As we recently reported, grassroots advocates have quickly and effectively taken on the tobacco industry’s booming market in electronic cigarettes, or “e-cigs.” From Los Angeles to Philadelphia, cities are passing local ordinances that regulate e-cigs like cigarettes or cigars under their current smokefree laws. This is a smart move, especially until we know a lot more about the risks of so-called “vaping” to users, nonsmokers, and children.
But now that the US Food and Drug Administration (FDA) has proposed e-cig regulations, is grassroots action still needed?
The answer is a resounding “Yes!” As one local health official put it: “There is still a need for local communities to take action to protect youth from these unregulated products and to try and prevent the next generation from developing nicotine addiction.”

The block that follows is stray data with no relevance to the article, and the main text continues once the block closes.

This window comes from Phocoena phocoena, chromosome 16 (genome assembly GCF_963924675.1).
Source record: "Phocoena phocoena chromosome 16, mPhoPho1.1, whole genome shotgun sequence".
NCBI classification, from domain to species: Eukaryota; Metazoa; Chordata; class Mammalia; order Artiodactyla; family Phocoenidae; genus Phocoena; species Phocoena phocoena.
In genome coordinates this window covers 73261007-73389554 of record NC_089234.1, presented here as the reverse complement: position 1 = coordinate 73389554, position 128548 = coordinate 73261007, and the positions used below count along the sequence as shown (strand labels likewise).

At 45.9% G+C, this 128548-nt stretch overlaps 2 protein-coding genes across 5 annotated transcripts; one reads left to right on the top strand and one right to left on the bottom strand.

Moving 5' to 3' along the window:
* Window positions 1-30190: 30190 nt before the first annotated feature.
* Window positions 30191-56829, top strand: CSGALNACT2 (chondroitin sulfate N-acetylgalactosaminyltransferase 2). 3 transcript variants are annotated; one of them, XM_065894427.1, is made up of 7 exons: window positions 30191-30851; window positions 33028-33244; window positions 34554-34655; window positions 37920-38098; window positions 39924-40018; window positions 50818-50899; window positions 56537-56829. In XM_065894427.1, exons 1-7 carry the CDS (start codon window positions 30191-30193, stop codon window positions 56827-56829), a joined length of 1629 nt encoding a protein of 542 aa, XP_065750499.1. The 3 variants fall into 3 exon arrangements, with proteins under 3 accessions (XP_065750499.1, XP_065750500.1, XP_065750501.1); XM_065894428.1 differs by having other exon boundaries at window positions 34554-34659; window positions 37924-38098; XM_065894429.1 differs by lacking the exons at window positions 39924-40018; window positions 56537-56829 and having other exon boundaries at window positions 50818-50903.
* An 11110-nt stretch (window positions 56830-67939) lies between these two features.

“Shame on the FDA.”
Those aren’t the words of the tobacco industry, according to an article in the LA Times, but of Senator Richard Durbin (D-IL), one of the most effective advocates for smokefree policies in Congress. Durbin led the successful fight for smokefree airline flights in the late 1980s, which resulted in the passage of the only federal tobacco control legislation that was neither supported by, nor negotiated with, the tobacco industry.
The industry’s favorite tactic to stop progress is preemption. The Florida legislature is already considering legislation to preempt local e-cig ordinances, and we can expect Congress and other states to follow suit.
Not only can we not wait for the FDA to solve the problem, we must diligently protect the authority of local communities to address threats to public health, including e-cigarettes.